Lithium-Ion Battery (LiB) Manufacturing Landscape in India, Jan 2022

Lithium-Ion Battery (LiB) Manufacturing Landscape in India, Jan 2022

Executive Summary

The Government of India’s Make in India initiative, aimed at promoting India as the preferred destination for global manufacturing, has helped industries such as pharmaceuticals and apparel carve a niche. However, when it comes to intermediate industries such as batteries, specifically lithium-ion batteries (LiB), India is still dependent on imports.

Considering that LiBs are in huge demand (~80 per cent) from the automotive industry for electric vehicles (EVs) and India is expected to be the world’s third-largest automotive market by 2026, LiB manufacturing requires immediate attention. Add to this the Government of India’s target of 30% of new vehicle sales to be electric by 2030 and 34 gigawatts (GW)/136 gigawatt-hour (GWh) of battery storage needed to add 450GW of renewables in India by 2030, according to the Central Electricity Authority (CEA). India is therefore poised to become a key LiB consumer.

This report estimates that the annual capacity addition of LiB for automotive applications will increase from 2.3GWh in
FY2021 to 104GWh by FY2030 and for non-automotive applications from 0.3GWh to 12GWh. So, 90 per cent of the
total LiB demand will be driven by automotive applications on the back of favourable government policies including
Faster Adoption and Manufacturing of Hybrid & EV (FAME) and various state-level EV policies. The demand for LiB in
the non-automotive segment will be driven by telecom towers, data centres, and grid-scale renewable energy (RE)
integration and rooftop solar (RTS), followed in turn by newer applications including materials handling equipment and
power tools.

The report also tracks the journey of battery adoption in India – lead-acid (LA) batteries, initially used in automotive and non-automotive applications, were superseded by LiB a few years ago. This was encouraged by the mushrooming of battery pack players from the industry’s end with an initial investment in assembly set-up a mere US$1.3m. In addition, government support allowing 100% foreign direct investment (FDI) and mandating manufacture of battery packs in India increased the growth. The same, however, has not been true for the key component of battery packs – cells. Until now, India was completely dependent on imports of cells from neighbouring countries like China owing to the unavailability of key raw materials and technological know-how. This led battery pack assemblers to bear the brunt of high cell prices, hoarding of cells in the hands of a few Chinese suppliers, availability of lower-grade cells, and non-availability of cells that can withstand higher temperatures specific to India.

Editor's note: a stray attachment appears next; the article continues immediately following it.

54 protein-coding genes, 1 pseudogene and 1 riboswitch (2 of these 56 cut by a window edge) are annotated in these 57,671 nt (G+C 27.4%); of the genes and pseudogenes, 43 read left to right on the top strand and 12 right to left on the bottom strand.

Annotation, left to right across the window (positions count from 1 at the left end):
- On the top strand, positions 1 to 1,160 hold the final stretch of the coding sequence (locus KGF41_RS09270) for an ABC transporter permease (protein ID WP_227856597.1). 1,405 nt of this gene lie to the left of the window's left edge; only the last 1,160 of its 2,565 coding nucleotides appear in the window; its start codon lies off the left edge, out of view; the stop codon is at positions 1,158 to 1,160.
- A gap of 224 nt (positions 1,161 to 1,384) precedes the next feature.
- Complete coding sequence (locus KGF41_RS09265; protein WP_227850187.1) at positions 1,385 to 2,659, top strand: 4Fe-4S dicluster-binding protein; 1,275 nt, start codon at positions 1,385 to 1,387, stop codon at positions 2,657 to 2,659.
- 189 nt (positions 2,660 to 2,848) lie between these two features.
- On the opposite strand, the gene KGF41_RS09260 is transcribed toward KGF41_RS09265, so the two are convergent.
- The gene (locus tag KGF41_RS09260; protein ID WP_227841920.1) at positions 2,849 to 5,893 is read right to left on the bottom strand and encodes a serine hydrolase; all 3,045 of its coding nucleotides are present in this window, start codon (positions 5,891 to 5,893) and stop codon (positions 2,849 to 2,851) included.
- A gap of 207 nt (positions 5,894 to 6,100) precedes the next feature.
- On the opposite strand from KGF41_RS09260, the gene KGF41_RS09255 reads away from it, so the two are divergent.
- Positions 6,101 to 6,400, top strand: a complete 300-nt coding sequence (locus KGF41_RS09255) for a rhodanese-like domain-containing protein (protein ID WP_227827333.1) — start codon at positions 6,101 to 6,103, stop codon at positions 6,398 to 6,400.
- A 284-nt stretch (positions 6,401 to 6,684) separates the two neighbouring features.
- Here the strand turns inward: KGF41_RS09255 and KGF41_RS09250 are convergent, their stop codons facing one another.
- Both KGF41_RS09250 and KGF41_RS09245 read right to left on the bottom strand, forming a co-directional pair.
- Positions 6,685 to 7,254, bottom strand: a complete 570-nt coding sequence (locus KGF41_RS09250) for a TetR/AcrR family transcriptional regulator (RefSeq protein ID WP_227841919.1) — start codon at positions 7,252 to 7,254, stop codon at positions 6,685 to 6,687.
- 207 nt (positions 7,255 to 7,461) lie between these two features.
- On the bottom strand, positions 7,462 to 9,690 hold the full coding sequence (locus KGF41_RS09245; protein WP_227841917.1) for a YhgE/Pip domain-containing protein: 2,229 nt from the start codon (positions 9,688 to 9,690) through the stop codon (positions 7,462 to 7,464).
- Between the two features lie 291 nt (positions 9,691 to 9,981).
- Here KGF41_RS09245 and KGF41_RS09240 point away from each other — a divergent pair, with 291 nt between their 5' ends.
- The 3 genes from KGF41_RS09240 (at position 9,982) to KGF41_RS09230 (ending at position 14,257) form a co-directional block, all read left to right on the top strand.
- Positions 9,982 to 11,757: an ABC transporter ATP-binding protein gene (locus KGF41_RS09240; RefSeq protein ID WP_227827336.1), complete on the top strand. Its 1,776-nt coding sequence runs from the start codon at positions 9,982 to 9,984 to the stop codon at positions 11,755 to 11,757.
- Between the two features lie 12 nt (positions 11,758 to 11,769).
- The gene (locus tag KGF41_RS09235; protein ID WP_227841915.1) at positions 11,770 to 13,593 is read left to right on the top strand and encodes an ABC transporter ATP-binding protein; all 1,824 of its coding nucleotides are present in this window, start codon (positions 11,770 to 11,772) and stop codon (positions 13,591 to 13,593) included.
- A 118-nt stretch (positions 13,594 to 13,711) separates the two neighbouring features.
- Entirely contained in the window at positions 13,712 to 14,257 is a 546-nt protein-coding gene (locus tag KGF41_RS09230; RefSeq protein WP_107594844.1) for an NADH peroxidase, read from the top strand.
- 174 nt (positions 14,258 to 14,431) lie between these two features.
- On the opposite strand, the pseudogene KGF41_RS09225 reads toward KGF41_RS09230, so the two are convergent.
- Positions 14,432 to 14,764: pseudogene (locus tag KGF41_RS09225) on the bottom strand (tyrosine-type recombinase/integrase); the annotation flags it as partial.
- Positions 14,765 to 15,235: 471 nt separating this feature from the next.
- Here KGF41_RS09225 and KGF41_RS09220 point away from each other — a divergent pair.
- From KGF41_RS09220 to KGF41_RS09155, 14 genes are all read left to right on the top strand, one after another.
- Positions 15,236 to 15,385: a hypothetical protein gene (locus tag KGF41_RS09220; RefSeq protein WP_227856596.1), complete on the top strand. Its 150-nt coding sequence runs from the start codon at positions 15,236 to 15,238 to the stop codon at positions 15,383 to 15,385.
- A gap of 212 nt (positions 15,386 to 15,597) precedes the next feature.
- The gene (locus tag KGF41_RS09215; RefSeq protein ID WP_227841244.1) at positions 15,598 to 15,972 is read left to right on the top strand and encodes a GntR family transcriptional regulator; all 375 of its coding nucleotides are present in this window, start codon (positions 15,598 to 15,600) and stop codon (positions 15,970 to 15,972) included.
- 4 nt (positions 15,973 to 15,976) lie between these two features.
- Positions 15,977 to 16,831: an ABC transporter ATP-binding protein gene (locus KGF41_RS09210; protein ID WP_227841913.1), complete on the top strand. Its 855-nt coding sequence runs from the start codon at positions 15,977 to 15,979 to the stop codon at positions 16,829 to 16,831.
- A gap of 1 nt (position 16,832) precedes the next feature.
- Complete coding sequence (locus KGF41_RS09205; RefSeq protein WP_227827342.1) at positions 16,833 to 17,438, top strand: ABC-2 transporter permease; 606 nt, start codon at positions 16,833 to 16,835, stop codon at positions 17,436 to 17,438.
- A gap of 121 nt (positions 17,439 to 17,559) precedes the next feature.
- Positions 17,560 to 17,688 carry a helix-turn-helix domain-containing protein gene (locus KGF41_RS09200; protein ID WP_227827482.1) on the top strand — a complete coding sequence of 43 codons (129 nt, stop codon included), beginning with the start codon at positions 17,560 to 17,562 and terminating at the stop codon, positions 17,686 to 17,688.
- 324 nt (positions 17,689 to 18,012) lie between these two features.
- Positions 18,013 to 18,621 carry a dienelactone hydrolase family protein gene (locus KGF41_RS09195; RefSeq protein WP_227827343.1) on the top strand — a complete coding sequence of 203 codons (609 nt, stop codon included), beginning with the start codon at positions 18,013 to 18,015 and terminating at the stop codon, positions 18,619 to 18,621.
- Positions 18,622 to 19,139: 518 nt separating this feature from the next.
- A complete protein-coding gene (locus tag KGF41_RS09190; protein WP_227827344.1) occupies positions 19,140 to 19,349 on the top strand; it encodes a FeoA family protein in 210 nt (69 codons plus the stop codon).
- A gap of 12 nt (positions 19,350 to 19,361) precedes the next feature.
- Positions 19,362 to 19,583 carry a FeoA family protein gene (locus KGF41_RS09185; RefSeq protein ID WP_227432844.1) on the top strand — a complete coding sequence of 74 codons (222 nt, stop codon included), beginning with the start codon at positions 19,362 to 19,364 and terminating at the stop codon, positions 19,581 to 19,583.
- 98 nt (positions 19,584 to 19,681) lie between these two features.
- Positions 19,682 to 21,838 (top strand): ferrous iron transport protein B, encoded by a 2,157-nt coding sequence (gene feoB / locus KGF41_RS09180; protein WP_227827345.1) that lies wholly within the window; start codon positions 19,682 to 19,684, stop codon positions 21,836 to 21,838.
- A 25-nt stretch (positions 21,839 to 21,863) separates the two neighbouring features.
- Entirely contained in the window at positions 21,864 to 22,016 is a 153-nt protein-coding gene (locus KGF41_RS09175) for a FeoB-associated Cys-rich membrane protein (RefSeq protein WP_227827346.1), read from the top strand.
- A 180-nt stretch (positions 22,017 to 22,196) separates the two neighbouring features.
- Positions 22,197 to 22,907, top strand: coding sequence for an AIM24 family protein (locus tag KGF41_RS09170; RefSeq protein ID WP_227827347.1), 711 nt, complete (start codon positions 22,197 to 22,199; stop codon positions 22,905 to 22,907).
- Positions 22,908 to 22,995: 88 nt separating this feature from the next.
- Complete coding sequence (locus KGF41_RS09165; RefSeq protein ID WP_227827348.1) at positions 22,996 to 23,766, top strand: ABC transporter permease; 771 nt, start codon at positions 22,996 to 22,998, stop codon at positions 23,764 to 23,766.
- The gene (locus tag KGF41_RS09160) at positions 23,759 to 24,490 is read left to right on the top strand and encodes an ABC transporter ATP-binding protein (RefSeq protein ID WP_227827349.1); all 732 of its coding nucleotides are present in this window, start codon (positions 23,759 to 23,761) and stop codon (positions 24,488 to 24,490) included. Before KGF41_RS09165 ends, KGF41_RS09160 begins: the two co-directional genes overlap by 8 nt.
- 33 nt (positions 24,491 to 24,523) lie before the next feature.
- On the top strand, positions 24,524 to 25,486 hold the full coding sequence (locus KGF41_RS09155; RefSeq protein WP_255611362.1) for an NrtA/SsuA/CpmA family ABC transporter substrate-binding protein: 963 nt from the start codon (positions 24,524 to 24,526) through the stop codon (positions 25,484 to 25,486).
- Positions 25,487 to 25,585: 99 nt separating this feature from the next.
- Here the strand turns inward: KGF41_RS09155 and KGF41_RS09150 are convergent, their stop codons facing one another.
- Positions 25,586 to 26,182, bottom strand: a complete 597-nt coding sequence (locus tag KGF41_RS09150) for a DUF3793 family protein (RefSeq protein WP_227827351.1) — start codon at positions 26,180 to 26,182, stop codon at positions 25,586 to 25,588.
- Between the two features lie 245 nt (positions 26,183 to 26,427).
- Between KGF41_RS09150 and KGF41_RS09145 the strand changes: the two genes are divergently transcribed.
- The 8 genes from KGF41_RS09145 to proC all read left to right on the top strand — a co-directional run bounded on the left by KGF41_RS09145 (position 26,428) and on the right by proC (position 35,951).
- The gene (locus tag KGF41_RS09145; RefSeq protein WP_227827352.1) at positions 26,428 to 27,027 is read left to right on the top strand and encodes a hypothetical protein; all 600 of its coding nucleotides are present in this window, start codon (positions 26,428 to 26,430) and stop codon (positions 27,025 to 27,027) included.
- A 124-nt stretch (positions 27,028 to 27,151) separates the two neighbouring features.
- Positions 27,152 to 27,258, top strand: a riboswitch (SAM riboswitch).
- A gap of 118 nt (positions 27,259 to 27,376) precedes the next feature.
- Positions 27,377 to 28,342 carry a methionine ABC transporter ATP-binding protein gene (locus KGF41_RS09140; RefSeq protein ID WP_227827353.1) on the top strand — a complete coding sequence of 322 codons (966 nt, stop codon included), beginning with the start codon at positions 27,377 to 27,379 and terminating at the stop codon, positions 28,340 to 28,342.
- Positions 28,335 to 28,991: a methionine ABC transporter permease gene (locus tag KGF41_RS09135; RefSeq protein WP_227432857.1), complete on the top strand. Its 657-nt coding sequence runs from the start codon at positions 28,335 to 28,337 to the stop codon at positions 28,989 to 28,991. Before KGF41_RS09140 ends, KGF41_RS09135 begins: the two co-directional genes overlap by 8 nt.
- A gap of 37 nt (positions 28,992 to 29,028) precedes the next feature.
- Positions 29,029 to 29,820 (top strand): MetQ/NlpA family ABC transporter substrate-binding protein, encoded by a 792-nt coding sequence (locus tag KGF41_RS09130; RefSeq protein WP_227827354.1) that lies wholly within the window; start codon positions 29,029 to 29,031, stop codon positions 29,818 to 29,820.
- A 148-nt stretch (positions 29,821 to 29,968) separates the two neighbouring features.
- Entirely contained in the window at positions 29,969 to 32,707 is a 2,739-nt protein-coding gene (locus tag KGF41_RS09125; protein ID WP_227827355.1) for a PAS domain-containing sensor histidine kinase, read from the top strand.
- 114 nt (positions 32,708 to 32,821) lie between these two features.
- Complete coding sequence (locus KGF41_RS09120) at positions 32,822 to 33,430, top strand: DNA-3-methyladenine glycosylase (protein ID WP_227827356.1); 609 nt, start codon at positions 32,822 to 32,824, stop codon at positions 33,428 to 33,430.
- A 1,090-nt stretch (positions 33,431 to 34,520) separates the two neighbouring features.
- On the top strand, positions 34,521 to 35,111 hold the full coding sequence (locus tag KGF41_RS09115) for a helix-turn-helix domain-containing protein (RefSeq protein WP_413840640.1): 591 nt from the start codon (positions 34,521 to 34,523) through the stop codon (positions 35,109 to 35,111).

This report also highlights the challenges for the battery pack and cell manufacturing industry in India. End-use customers are wary of the battery pack Cell manufacturing costs in India in 2020 were the lowest among the U.S., Europe, even China and South Korea. Lithium-Ion Battery (LiB) Manufacturing Landscape in India 3 and battery management system (BMS) quality offered by local assemblers and hence safety issues arising out of this. Battery pack assemblers find the market unprofitable owing to single-digit EBITDA margins. In addition, cell manufacturing, though a lucrative opportunity, is laced with challenges ranging from unavailability of key raw materials to requirement of huge investments and absence of technological know-how. The report therefore suggests battery recycling as one of the alternate solutions to meet surging LiB demand. It will result in recovery of 90 per cent of lithium, cobalt, nickel, manganese, and graphite and put India on the path to a circular economy.

Overall, however, as India already has huge cost advantages in battery assembly and software-driven BMS capabilities, it can also realise significant benefits through a vertically integrated value chain once lithium-ion cell manufacturing booms. For cell manufacturing and battery pack assembly, the future looks promising in India with the proviso that issues like battery standardization and battery safety issues are addressed and the industry and government work in sync.

1. Introduction

2. Lithium-ion Battery (LiB)- India Market Size

     2.A LiB Applications

3. Key Players in the LiB Market in India

     3.A Planned Investments

4. Market Drivers

     4.A Government Policy Initiatives

     4.B No significant Entry Barriers for Battery Pack Manufacturers

     4.C Low Manufacturing Costs in India

     4.D Falling Battery Prices

5. LiB Manufacturing in India- Current Capabilities

     5.A Current Manufacturing Capabilities along the Value Chain

     5.B Need for LIV Manufacturing in India

6. Risks and Challenges

     6.A For Battery Pack Manufacturers

     6.B For Cell Manufacturers

     6.C For OEMs

7. Conclusion

8. Annexure

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